If you're not familiar with DOCC it's an informal gathering, mostly of those in the startup space, to talk about current events in technology. We open each session with new people introducing themselves, upcoming event announcements, and job announcements. The rest of the time is spent in a group discussion of whatever topics strike our collective fancy. It's a great way to have a sense of what's going on in the startup community.

We'll be sticking to our usual schedule, meeting every other Tuesday from 8 - 9am. The next session is this Tuesday June 10th - I hope to see you there!


Don't forget Doyle and I run Boulder Open Coffee Club on the opposite Tuesday of each month at Scrib (now the Boomtown Accelerator) and our friend Marshall Smith runs Loveland Open Coffee Club on the same schedule as DOCC at The Armory!

Loveland Open Coffee Club Launching Tomorrow 4/1

Open Coffee Club is spreading north in Colorado tomorrow! Marshall Smith, a Boulder Open Coffee Club (BOCC) regular, is kicking off Loveland Open Coffee Club (LOCC) tomorrow 4/1 8am at The Armory.

Doyle will be moderating Denver Open Coffee Club (DOCC) as usual at Galvanize. I'll be heading north to co-moderate LOCC with Marshall to help get things off the ground. Thanks to everybody involved, including Clint Bounds for making The Armory LOCC's home.

If you've never been to a xOCC event, it's an informal gathering of startup folks every other Tuesday running 8 - 9am. Here's what we usually cover:

  • Introductions: new attendees introduce themselves
  • Announcements: everybody gets a chance to share open job positions, work they're looking for, and events that are coming up
  • Discussion: the group discusses whatever comes to mind; when things get slow, moderators suggest topics, usually centered around tech news that has come up since the last meeting

LOCC will run every other Tuesday starting tomorrow 4/1 8 - 9am, so be sure to mark your calendars. I hope to see you there, and please help us spread the word!


Candor Shouldn't Require Blunt Force Trauma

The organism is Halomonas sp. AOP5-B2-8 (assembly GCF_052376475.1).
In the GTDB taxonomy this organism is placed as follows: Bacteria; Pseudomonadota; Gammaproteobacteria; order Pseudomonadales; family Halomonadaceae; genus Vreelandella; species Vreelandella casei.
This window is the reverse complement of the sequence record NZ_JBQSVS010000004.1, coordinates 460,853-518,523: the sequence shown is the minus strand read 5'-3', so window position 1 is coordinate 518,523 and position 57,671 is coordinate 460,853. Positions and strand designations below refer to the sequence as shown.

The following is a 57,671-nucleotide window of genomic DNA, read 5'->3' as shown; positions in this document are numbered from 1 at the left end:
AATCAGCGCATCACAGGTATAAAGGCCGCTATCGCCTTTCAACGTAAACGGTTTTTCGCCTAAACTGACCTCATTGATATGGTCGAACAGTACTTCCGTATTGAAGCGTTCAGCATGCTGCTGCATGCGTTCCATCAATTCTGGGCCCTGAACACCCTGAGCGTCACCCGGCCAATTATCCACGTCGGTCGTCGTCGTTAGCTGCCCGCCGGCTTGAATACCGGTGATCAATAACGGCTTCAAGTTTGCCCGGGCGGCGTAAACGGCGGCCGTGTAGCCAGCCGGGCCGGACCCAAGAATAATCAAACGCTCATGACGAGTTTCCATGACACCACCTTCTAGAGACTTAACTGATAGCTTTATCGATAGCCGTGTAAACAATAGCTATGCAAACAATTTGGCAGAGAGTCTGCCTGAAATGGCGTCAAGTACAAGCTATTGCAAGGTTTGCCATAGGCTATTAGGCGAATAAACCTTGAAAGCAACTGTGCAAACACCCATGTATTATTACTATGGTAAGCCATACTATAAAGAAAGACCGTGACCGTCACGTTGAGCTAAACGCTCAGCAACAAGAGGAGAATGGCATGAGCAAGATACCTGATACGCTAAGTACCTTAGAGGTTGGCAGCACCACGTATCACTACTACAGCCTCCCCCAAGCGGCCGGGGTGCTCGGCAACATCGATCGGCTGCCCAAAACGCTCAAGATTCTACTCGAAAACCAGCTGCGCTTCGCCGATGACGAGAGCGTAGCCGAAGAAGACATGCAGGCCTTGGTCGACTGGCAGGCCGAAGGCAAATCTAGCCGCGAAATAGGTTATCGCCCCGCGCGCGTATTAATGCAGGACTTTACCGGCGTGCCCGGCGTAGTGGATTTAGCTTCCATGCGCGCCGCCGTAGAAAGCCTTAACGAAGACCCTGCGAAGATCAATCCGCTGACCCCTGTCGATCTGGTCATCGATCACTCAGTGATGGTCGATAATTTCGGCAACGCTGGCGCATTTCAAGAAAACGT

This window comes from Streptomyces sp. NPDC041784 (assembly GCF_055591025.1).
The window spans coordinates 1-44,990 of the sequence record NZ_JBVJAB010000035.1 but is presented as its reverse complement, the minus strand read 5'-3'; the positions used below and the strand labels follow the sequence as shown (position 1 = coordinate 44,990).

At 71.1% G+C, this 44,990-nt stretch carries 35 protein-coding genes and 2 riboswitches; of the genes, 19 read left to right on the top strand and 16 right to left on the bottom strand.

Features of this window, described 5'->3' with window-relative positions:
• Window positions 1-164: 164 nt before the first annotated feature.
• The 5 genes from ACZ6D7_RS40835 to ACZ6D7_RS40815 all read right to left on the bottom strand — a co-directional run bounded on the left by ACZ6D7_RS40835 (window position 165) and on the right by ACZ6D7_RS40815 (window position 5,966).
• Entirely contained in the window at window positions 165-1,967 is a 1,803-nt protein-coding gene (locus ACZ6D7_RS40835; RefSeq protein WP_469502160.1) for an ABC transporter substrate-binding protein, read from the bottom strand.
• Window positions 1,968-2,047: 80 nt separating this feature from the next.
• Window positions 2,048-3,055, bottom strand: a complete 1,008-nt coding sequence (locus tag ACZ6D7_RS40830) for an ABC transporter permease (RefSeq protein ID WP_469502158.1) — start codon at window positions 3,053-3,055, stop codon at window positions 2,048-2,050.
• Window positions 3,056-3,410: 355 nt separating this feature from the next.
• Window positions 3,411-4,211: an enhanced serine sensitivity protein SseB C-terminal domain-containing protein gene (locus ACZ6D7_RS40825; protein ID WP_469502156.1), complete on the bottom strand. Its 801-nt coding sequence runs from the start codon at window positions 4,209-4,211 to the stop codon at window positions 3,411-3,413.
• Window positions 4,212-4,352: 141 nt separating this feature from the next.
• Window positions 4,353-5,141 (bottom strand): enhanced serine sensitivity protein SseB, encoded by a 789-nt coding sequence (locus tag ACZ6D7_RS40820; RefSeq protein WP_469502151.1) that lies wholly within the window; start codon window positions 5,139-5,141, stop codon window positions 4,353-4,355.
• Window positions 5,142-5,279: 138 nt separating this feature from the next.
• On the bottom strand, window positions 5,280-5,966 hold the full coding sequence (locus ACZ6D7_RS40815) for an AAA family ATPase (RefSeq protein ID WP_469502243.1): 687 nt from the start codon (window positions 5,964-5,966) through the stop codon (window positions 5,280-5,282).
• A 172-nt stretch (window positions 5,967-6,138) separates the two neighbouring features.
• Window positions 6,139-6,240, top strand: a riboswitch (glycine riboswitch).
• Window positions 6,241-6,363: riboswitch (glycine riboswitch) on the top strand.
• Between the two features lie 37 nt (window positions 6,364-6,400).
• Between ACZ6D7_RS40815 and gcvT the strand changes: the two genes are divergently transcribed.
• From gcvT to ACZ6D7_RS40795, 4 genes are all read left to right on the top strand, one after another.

Lately I've noticed that people thank me for speaking candidly. Sometimes, including now, I worry that my candor is noteworthy for the wrong reasons. My intention is to be concise but the unintended consequence can sometimes be blunt force trauma for my recipient. It shouldn't be that way.

More often than not feedback is watered down with the best of intentions. In an effort to soften the blow, many people sugar coat it or are passive-aggressive about it. I've found that watered down feedback is incredibly hard to understand and build on, which can create frustrating, drawn out problems. At House of Genius, we go to extremes to ensure that feedback isn't muddied by a person's credentials or qualifying comments either. Candor is a good thing.

It's not all rainbows and unicorns, however. There are times when I have an emotional response to being on the receiving end of candid feedback. It can be tough hearing things I don't want to hear. That said, I'd rather have my ego bruised temporarily than to be blissfully ignorant about how to get better. 

With that in mind, my first lesson learned about being candid without blunt force trauma is that it requires tasting your own medicine from time to time.  I try to remember that the knee-jerk reaction I can have to candid feedback is something that recipients of my feedback can also feel. Plus, who really wants to get feedback from somebody who isn't open to it himself?

Secondly, I try to be candid in delivering both the good and the bad. While the compliment-criticism-compliment approach has its place (also known as the shit sandwich or the compliment sandwich), that's not what I'm talking about. I'm talking about being equally straightforward, and more importantly, equally opportunistic about delivering good and bad news.

It's important to say things like "Hey, I noticed that you're falling behind on the timeline you committed to. We need to talk..." I submit that it's even more important to say things like "Great job on that last hackfest! I really appreciate the work ethic and execution that you bring to this team. Thanks..."

You may notice that people have unexpected reactions to candid compliments. Some have a harder time accepting a candid compliment than a candid criticism. Regardless, you're showing the recipient that candor is a delivery style, not a way to assert power or to hurt feelings. Even if that's not the case, at least you've given somebody you care about a nice little boost of encouragement.

With each interaction I have and each relationship I build I get more comfortable with speaking candidly, but I'm still a work in progress. If you've got a tip you'd like to share, I'm open to feedback in the comments below (sadly, pun intended).

The Startup Colorado Community Fund As a Sponsor

Startup Colorado Community Fund logo.png

A few weeks ago I had the pleasure of accepting a $6,000 grant from the Startup Colorado Community Fund on behalf of House of Genius Boulder.  I thought I'd share what the process was like to help out those of you interested in similarly funding your startup community event or organization.